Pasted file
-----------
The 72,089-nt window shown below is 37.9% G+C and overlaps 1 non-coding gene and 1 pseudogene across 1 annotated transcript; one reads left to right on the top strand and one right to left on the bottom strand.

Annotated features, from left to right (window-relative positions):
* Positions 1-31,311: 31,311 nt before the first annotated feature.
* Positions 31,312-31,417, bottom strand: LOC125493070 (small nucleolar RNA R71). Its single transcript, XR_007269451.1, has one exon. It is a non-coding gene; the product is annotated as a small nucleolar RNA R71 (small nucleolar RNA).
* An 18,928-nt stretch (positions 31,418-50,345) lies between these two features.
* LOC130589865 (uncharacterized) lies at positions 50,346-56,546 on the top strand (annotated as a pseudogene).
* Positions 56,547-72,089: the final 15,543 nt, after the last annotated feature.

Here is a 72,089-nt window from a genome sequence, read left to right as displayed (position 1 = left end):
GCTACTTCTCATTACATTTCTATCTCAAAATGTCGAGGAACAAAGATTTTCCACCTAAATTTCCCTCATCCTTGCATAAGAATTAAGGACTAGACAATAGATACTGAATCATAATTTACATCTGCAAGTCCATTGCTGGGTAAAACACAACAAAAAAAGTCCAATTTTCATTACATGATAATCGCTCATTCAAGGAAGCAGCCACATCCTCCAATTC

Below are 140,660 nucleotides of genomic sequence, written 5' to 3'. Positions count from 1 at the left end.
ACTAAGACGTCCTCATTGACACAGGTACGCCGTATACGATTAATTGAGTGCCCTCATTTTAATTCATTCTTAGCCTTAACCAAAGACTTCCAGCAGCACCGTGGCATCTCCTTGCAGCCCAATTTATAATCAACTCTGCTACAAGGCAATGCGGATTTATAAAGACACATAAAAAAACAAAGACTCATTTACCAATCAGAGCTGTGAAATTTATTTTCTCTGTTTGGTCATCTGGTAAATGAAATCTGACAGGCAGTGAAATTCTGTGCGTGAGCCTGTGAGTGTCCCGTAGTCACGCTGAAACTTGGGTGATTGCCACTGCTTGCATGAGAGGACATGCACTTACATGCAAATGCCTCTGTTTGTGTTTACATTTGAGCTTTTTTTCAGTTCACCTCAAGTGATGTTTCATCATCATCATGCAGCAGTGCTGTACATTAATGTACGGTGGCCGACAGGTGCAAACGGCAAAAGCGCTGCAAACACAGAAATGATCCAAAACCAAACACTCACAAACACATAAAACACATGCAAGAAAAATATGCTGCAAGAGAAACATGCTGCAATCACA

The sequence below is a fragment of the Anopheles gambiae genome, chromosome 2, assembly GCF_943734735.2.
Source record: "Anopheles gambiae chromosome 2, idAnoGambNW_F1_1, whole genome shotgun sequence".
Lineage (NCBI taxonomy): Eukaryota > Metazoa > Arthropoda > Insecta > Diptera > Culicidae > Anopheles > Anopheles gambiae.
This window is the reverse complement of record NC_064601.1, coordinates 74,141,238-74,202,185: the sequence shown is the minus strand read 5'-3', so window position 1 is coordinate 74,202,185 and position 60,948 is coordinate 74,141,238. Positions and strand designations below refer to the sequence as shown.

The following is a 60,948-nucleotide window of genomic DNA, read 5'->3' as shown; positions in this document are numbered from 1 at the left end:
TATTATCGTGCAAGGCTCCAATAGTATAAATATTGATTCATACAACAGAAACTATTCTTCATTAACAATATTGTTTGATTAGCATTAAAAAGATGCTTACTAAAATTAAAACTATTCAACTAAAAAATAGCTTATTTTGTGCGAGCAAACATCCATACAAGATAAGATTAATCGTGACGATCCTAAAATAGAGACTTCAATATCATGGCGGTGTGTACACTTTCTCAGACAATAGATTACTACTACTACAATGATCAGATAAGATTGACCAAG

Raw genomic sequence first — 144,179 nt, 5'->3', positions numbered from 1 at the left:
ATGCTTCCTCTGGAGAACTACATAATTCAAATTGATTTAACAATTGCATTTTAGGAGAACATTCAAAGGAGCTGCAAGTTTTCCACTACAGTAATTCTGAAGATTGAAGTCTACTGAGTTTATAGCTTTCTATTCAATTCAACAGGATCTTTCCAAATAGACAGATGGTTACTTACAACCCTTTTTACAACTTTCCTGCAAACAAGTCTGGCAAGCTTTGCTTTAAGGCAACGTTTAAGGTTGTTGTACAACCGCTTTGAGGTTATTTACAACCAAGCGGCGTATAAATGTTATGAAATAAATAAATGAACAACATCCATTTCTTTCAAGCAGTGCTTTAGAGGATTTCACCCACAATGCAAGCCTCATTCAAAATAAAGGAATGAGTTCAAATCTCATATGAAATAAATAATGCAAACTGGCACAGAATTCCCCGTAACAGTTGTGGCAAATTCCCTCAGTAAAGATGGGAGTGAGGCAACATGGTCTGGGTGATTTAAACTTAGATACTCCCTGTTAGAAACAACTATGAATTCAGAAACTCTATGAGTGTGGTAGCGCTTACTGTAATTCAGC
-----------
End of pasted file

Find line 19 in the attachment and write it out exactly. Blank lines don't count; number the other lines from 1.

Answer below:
ATGCTTCCTCTGGAGAACTACATAATTCAAATTGATTTAACAATTGCATTTTAGGAGAACATTCAAAGGAGCTGCAAGTTTTCCACTACAGTAATTCTGAAGATTGAAGTCTACTGAGTTTATAGCTTTCTATTCAATTCAACAGGATCTTTCCAAATAGACAGATGGTTACTTACAACCCTTTTTACAACTTTCCTGCAAACAAGTCTGGCAAGCTTTGCTTTAAGGCAACGTTTAAGGTTGTTGTACAACCGCTTTGAGGTTATTTACAACCAAGCGGCGTATAAATGTTATGAAATAAATAAATGAACAACATCCATTTCTTTCAAGCAGTGCTTTAGAGGATTTCACCCACAATGCAAGCCTCATTCAAAATAAAGGAATGAGTTCAAATCTCATATGAAATAAATAATGCAAACTGGCACAGAATTCCCCGTAACAGTTGTGGCAAATTCCCTCAGTAAAGATGGGAGTGAGGCAACATGGTCTGGGTGATTTAAACTTAGATACTCCCTGTTAGAAACAACTATGAATTCAGAAACTCTATGAGTGTGGTAGCGCTTACTGTAATTCAGC